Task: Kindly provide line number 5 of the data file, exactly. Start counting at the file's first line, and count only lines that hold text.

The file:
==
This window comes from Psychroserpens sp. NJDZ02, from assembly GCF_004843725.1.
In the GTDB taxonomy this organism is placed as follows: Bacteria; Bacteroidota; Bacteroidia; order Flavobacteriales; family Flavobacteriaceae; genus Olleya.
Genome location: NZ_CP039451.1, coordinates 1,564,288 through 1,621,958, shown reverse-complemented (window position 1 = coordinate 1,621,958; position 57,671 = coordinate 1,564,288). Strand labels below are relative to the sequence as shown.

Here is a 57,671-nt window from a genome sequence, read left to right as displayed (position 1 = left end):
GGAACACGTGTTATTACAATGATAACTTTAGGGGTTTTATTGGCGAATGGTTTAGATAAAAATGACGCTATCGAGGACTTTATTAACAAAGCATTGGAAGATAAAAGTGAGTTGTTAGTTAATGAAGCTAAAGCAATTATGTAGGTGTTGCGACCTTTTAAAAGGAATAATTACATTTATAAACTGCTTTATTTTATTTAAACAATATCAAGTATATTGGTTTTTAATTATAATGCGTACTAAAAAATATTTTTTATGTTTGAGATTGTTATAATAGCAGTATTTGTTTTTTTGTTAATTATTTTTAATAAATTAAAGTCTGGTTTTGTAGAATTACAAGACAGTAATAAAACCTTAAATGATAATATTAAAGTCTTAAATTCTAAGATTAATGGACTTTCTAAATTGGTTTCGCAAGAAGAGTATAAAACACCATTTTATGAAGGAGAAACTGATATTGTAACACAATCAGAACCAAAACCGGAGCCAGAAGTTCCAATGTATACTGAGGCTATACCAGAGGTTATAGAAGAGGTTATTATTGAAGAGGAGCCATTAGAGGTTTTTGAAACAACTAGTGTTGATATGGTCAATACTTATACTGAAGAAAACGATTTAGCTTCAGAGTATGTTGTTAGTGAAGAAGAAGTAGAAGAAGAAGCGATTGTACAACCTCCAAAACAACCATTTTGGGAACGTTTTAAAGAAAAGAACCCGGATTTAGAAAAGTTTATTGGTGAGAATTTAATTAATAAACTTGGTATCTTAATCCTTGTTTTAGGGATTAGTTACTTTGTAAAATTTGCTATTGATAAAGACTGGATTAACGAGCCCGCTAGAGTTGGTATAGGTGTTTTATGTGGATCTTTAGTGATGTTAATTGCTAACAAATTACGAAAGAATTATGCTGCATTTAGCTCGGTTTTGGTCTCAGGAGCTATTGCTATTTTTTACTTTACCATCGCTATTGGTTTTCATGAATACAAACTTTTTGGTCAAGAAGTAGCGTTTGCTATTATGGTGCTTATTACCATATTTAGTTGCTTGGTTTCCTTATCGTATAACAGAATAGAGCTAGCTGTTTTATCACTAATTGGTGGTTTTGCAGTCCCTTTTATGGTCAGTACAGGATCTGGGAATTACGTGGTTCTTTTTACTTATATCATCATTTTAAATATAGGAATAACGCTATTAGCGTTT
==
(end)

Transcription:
GGAACACGTGTTATTACAATGATAACTTTAGGGGTTTTATTGGCGAATGGTTTAGATAAAAATGACGCTATCGAGGACTTTATTAACAAAGCATTGGAAGATAAAAGTGAGTTGTTAGTTAATGAAGCTAAAGCAATTATGTAGGTGTTGCGACCTTTTAAAAGGAATAATTACATTTATAAACTGCTTTATTTTATTTAAACAATATCAAGTATATTGGTTTTTAATTATAATGCGTACTAAAAAATATTTTTTATGTTTGAGATTGTTATAATAGCAGTATTTGTTTTTTTGTTAATTATTTTTAATAAATTAAAGTCTGGTTTTGTAGAATTACAAGACAGTAATAAAACCTTAAATGATAATATTAAAGTCTTAAATTCTAAGATTAATGGACTTTCTAAATTGGTTTCGCAAGAAGAGTATAAAACACCATTTTATGAAGGAGAAACTGATATTGTAACACAATCAGAACCAAAACCGGAGCCAGAAGTTCCAATGTATACTGAGGCTATACCAGAGGTTATAGAAGAGGTTATTATTGAAGAGGAGCCATTAGAGGTTTTTGAAACAACTAGTGTTGATATGGTCAATACTTATACTGAAGAAAACGATTTAGCTTCAGAGTATGTTGTTAGTGAAGAAGAAGTAGAAGAAGAAGCGATTGTACAACCTCCAAAACAACCATTTTGGGAACGTTTTAAAGAAAAGAACCCGGATTTAGAAAAGTTTATTGGTGAGAATTTAATTAATAAACTTGGTATCTTAATCCTTGTTTTAGGGATTAGTTACTTTGTAAAATTTGCTATTGATAAAGACTGGATTAACGAGCCCGCTAGAGTTGGTATAGGTGTTTTATGTGGATCTTTAGTGATGTTAATTGCTAACAAATTACGAAAGAATTATGCTGCATTTAGCTCGGTTTTGGTCTCAGGAGCTATTGCTATTTTTTACTTTACCATCGCTATTGGTTTTCATGAATACAAACTTTTTGGTCAAGAAGTAGCGTTTGCTATTATGGTGCTTATTACCATATTTAGTTGCTTGGTTTCCTTATCGTATAACAGAATAGAGCTAGCTGTTTTATCACTAATTGGTGGTTTTGCAGTCCCTTTTATGGTCAGTACAGGATCTGGGAATTACGTGGTTCTTTTTACTTATATCATCATTTTAAATATAGGAATAACGCTATTAGCGTTT